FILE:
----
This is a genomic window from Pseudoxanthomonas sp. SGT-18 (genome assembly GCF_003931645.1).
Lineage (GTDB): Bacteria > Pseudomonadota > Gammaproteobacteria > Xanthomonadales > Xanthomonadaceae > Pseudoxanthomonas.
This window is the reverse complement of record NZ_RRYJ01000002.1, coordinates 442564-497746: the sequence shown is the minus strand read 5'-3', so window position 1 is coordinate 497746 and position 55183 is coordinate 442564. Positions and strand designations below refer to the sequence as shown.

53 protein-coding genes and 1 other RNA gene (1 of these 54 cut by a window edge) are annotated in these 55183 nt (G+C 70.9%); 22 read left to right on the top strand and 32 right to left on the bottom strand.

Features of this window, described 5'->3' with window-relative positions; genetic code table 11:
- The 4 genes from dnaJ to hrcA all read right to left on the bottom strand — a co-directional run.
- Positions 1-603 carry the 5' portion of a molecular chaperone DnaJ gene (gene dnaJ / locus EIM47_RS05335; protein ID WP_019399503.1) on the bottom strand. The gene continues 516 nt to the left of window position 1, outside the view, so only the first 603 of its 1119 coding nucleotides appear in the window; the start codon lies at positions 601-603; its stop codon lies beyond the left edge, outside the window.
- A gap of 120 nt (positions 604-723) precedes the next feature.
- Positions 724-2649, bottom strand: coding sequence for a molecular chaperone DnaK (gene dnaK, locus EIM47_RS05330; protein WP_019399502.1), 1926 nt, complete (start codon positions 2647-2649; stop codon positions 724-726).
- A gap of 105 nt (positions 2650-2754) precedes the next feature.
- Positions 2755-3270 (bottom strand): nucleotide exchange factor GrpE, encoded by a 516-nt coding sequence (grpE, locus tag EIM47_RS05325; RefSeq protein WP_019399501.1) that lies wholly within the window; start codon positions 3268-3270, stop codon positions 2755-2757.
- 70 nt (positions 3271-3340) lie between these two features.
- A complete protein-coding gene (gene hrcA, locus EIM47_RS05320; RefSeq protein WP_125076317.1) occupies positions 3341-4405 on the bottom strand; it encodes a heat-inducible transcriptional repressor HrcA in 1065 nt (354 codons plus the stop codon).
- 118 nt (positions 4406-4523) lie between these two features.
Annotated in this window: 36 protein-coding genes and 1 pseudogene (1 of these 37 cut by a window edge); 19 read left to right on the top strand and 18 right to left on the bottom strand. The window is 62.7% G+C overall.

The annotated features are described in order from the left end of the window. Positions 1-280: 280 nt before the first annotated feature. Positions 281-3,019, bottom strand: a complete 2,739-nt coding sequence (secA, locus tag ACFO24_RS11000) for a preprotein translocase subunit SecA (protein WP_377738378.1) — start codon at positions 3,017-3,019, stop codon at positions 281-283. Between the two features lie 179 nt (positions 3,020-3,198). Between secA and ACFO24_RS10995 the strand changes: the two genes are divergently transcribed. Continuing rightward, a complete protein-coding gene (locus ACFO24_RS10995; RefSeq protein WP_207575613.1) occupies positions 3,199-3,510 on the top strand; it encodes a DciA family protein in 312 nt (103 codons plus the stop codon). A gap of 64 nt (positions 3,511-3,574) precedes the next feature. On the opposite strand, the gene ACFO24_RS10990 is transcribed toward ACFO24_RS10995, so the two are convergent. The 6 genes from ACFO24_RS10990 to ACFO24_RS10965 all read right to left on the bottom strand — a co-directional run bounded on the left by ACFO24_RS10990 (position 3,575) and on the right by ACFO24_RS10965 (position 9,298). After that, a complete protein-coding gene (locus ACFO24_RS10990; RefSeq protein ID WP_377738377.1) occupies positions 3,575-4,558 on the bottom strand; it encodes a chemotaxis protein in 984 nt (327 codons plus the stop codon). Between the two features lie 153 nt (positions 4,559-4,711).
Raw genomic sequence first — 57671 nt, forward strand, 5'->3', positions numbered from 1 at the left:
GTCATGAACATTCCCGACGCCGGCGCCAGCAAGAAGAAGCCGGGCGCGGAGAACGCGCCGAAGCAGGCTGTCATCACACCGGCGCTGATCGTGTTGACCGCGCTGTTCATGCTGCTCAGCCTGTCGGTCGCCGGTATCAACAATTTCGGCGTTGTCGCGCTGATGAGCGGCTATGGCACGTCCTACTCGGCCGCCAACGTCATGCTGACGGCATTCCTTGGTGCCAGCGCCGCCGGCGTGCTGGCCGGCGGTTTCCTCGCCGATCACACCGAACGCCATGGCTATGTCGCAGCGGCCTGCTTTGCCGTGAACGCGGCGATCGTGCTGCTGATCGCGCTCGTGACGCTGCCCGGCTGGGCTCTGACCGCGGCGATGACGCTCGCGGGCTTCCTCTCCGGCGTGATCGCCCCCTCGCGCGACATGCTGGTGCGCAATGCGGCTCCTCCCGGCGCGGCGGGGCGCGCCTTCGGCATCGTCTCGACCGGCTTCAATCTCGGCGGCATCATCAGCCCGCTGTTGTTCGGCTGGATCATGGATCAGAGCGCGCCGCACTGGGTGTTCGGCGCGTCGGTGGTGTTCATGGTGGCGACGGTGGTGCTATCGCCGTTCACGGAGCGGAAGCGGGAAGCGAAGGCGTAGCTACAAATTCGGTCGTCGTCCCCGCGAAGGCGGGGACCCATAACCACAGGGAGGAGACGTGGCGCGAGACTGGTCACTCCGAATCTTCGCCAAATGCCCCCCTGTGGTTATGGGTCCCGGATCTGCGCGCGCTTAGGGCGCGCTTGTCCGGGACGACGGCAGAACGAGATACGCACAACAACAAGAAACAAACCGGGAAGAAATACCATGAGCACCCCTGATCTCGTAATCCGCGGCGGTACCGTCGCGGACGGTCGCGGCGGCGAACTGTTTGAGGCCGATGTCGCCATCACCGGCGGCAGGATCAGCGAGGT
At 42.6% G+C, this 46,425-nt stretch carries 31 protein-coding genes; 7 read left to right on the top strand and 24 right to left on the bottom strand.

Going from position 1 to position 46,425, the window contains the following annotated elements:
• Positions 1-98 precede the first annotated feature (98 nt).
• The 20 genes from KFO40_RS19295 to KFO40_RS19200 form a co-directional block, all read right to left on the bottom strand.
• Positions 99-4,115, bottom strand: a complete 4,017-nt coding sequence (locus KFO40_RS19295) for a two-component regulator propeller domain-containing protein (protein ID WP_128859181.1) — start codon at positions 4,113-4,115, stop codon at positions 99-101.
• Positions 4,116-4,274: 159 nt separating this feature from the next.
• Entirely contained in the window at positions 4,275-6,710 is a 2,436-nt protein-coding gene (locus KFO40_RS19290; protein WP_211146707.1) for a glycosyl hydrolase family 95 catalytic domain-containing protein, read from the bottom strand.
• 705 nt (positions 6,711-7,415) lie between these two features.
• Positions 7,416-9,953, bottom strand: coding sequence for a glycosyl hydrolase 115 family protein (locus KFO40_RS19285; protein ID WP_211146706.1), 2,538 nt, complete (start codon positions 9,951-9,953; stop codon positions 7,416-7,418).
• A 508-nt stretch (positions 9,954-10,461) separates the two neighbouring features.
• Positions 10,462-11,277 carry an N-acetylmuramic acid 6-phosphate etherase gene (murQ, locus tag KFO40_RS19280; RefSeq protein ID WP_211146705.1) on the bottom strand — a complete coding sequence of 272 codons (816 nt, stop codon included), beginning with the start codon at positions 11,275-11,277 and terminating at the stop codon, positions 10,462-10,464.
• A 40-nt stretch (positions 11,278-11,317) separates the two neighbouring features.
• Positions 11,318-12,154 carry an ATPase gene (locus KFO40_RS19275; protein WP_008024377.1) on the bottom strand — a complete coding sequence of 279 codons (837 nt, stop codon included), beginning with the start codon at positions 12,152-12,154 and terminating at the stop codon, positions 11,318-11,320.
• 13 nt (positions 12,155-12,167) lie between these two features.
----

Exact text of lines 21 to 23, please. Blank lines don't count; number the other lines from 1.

• Positions 1-98 precede the first annotated feature (98 nt).
• The 20 genes from KFO40_RS19295 to KFO40_RS19200 form a co-directional block, all read right to left on the bottom strand.
• Positions 99-4,115, bottom strand: a complete 4,017-nt coding sequence (locus KFO40_RS19295) for a two-component regulator propeller domain-containing protein (protein ID WP_128859181.1) — start codon at positions 4,113-4,115, stop codon at positions 99-101.